With so many attack-minded stars, it’s no wonder why Liverpool attack with fluctuating shapes of 2-1-4-3, 2-3-5 and 3-1-6. The 2-1-4-3 is common as Liverpool circulate the ball around in the attacking half, with Fabinho taking up high positions in central attacking areas. The high-line then takes centre stage with everyone in the attacking half, as the outside central midfielders and fullbacks create space in behind the narrow front-three. In other moments, a player like Trent may be lower and part of a three, adding a different long passing dimension.

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During Liverpool’s progression and creation, width continues to take centre-stage, as the Reds emphasize wide attacks. The wingers often narrow into the half-spaces, with outside central midfielders and fullbacks floating in and out of wide areas – interchanging with one another. Overlapping and underlapping runs then take place up and down the by-line, with Robertson in particular getting around the left-central-midfielder to whip deliveries into the box, or drive forward himself. On the other side, Trent Alexander-Arnold has been inverting in central areas more and more as a Man City styled inverted fullback. That means Henderson often positions himself as the widest player down the right, or takes up high positions in central areas as Salah shifts wide instead. With this kind of positional rotation and fluidity, opposition defenders are often dragged out of position, where the incredible space interpreting becomes a NASA expedition, and Liverpool players exploit the gaps to break forward at speed.

With a false nine in the team, Liverpool also have another mechanism to exploit the wide areas. Diogo Jota or Roberto Firmino dropping into central areas to pick up possession allows Salah to float centrally as the striker, which naturally opens up more space down the right. Naby Keita expertly exploited that space in a 5-0 win over Ole Gunnar Solskjaer’s Manchester United in October, and Trent Alexander-Arnold also frequently takes advantage. The same strategy can also work to great effect on the left, with Sadio Mane and Diogo Jota often interchanging position to pull players out of the equation. This means that even in longer spells where the opposition have plenty of time to set-up, it’s still incredibly difficult to stop Klopp’s team. The narrowness of the front three in the creation stage, as they look to roam around and combine, narrows the opposition’s defense even more and allows space for the likes of Henderson, Trent and Robertson to get down the wings and deliver crosses. Then you have a player like Mohamed Salah, who can find his way out of danger even when quadruple teamed. Opposition players are incredibly afraid to touch him (especially given his history of embellishing contact), but they also know they can’t let him go untouched. That presents a dilemma that no defender seems to be able to solve, and Salah has walked his way to 16 goals and 9 assists in 20 matches this season.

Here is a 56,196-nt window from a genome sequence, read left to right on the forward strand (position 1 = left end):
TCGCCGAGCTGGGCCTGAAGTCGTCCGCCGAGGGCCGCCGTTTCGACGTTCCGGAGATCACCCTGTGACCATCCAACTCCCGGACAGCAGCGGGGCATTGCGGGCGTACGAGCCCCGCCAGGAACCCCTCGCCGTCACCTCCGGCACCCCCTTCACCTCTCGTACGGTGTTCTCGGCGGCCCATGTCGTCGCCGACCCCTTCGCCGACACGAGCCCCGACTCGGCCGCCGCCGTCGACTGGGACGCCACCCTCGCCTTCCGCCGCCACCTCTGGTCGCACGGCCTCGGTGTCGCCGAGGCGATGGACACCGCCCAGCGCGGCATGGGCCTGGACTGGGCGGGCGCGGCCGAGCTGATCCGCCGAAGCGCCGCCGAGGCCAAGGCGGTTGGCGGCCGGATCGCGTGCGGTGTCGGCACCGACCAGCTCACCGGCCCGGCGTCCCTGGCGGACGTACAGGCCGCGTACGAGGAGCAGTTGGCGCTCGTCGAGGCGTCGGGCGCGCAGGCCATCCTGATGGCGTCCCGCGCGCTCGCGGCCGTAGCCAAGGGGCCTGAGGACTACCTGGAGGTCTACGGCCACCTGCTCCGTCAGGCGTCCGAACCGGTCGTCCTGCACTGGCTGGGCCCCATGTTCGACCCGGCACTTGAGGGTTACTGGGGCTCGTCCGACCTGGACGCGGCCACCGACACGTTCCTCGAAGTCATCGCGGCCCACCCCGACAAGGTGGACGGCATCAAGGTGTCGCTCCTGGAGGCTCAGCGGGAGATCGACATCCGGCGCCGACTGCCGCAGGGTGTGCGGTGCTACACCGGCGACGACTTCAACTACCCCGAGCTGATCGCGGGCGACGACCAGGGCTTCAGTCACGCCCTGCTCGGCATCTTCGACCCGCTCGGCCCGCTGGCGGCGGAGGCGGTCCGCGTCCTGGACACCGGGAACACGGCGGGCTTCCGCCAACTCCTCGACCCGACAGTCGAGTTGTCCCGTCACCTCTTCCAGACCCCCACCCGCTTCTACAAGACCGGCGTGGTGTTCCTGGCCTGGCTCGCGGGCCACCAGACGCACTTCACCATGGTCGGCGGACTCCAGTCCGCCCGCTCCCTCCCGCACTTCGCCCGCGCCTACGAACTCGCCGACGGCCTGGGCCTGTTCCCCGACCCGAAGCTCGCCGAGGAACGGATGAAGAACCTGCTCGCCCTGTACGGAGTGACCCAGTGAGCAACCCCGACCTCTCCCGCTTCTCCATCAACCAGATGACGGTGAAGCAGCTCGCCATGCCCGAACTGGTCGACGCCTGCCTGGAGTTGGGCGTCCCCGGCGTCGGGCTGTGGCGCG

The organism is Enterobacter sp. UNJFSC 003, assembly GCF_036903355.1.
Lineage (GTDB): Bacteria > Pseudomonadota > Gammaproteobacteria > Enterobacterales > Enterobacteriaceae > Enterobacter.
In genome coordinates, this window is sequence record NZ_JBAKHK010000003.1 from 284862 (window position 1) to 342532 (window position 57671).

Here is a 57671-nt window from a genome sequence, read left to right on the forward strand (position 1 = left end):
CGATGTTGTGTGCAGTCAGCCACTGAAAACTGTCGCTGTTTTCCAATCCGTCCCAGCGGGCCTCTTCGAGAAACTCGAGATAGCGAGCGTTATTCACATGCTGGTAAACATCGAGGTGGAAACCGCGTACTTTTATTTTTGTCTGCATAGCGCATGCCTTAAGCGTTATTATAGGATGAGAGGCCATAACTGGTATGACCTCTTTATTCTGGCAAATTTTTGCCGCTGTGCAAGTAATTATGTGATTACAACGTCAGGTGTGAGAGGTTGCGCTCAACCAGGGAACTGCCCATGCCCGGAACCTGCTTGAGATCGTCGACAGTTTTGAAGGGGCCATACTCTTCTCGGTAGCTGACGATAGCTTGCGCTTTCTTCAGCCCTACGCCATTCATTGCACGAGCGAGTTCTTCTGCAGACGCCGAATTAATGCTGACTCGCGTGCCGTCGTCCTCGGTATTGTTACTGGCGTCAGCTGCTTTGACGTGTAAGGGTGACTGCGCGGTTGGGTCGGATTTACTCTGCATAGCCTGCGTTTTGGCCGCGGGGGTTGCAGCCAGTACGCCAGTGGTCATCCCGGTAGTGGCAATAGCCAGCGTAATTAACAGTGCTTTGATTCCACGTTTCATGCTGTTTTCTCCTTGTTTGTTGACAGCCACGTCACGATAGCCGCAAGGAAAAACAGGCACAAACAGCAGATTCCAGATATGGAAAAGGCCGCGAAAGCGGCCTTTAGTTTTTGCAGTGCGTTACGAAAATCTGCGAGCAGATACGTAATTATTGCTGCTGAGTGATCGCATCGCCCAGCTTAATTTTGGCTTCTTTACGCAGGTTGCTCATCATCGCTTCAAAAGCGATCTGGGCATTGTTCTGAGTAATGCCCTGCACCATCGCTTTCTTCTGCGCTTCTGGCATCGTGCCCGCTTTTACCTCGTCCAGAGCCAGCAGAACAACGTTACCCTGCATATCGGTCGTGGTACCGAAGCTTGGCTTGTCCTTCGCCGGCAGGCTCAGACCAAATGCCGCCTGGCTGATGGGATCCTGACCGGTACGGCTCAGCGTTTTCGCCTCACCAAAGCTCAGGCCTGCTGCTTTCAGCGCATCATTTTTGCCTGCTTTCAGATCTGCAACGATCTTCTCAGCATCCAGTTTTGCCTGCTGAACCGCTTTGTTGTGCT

But it’s not only the positional play and rotation that disrupts an opposition’s block. It’s also Liverpool’s incredible ability from transitions and set-pieces. When transitioning to attack, the Reds race forward at remarkable speeds, with dribbling power and intelligent vertical running from every direction. The exceptional long passing range of players like Trent and Van Dijk only aids in the process, putting things on a plate for some of the fastest and deadliest attacking weapons in the league like Mane and Salah. Many of the goals that Jota or Firmino end up scoring are easy tap-ins, as the team quickly break forward with a long pass over the top in the half-space, and the striker getting on the end of the subsequent pass across the penalty area.